The tina is the fermentation vessel for mezcal. The exact translation in Spanish is tub, bathtub, vat, or large jar. Traditionally these are made from wood similar to a large wine barrel with an open mouth. Originally fermentation vessels were animal hides and naturally occurring rock holes. The wood tina now dominates the mezcal world. They are used repeatedly, and when I’ve asked mezcaleros for how long I’ve never managed to get a good answer. The wood type includes pine, oak, and cypress but I wouldn’t be surprised to find other types involved. Many tequila producers use a very similar fermentation vessel which can be called a pipon while some use the “tina” term just like mezcal. read more…

Better living through chemistry?

Quiote's logo

Endless West logo

The CRM’s focus on chemistry in mezcal may not be that misdirected because there’s a gold rush on for synthetic alcohols. Check out this Verge article about Endless West’s pivot from synthetic wine to whiskey even if their logo has a very distinct resemblance to the abstract graphic of an agave used by Chicago’s Quiote. There’s even a connection to the appellation question but for Endless West, it’s all about sustainability…

But why make fake wine and whiskey at all, except as a novelty? Those associated with Endless West say its procedures uses less water and less land. Lee thinks that Endless West will ultimately either meet or surpass traditional wines and spirits with their offerings, using a method that’s more cost-effective and environmentally sustainable. (This is also the pitch behind the Impossible Burger.)

“If things that we are doing were not necessary for the environment, we would not do it,” he says. “As a brand we are telling stories that no one has told before: there’s craft behind science; we’re not evil mad scientists behind the curtain.”

In fact, Endless West has a great deal of competition when it comes to unusual alcoholic beverages. There’s a Denver-based company that calls itself Replica Wine because its unabashed MO is to replicate higher-priced, high-profile wines using scientific techniques, purchased grapes, and blending regimens. Replica is trying to make its wines taste like the higher-priced thing, but at half the cost to the consumer.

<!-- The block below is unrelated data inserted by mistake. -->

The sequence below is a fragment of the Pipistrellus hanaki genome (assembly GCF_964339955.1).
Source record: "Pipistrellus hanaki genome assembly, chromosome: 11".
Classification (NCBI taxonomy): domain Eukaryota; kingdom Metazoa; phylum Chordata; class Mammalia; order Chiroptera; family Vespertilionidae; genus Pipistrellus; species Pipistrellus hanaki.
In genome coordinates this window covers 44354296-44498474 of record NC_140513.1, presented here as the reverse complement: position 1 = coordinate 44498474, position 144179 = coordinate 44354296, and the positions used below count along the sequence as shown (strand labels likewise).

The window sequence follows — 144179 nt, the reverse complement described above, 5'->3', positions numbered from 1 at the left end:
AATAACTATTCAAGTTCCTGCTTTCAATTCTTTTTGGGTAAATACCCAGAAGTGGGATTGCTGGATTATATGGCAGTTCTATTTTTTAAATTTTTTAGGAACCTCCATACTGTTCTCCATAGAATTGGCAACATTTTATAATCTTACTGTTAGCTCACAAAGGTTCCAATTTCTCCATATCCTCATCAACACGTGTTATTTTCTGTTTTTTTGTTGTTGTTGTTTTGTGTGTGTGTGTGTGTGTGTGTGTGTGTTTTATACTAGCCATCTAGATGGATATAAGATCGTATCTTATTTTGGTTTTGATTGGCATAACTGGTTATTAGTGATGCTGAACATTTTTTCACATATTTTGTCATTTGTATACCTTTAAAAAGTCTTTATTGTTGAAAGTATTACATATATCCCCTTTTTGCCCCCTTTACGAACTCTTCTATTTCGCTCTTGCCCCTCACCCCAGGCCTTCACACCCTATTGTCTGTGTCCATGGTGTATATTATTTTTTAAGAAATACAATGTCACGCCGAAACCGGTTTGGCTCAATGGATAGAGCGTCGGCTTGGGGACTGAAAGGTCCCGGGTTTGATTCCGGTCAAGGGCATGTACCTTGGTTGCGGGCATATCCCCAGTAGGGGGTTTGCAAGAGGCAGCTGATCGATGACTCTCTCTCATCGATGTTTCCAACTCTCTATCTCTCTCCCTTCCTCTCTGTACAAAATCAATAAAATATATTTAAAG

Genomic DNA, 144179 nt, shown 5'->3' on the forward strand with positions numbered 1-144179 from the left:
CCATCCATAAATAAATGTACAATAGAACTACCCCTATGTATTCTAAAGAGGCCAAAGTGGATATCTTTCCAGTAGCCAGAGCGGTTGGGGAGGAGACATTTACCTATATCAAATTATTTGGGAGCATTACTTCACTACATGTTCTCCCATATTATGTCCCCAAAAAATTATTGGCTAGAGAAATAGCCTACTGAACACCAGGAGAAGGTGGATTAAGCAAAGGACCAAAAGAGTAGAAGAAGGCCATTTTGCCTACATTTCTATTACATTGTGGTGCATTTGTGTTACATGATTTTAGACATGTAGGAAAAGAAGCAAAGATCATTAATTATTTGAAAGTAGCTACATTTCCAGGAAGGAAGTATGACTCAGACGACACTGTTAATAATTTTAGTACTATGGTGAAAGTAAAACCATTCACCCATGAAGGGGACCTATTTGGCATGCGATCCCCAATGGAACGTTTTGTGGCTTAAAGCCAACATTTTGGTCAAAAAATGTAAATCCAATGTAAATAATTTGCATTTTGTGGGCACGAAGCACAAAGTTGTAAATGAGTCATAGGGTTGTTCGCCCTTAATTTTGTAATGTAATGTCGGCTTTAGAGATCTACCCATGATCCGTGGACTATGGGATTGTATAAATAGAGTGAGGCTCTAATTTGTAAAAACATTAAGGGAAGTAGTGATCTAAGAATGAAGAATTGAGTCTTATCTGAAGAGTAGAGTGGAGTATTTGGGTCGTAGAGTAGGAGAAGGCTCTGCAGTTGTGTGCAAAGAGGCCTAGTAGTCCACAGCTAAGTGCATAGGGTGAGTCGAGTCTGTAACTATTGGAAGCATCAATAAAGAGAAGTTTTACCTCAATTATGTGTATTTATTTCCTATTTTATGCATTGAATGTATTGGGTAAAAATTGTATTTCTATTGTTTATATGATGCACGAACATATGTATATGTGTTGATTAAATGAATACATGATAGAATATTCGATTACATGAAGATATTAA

A wine world case that mezcal should study

If you thought that the ongoing debate over the meaning of mezcal and its appellation is an isolated case, then it’s high time to explore and dig into similar arguments in the wine world. Ever since appellations were created for wines, arguments over who is in them and what they mean have existed. This past week a really fascinating case bubbled up in the world of Oregon Pinot Noirs which the San Francisco Chronicle’s Esther Mobley details. Here’s the intro:

If a bottle of Oregon Pinot Noir has the word “Willamette” on its front label, would you assume that it comes from the Willamette Valley?

Probably, but if the bottle in question happened to be the 2017 Willametter Journal Pinot Noir, you would be wrong. Although the brand’s name implies a connection to the Willamette Valley, and although the front label includes the text “the Willamette region of Oregon’s coastal range,” the wine does not, in fact, qualify for the Willamette Valley appellation.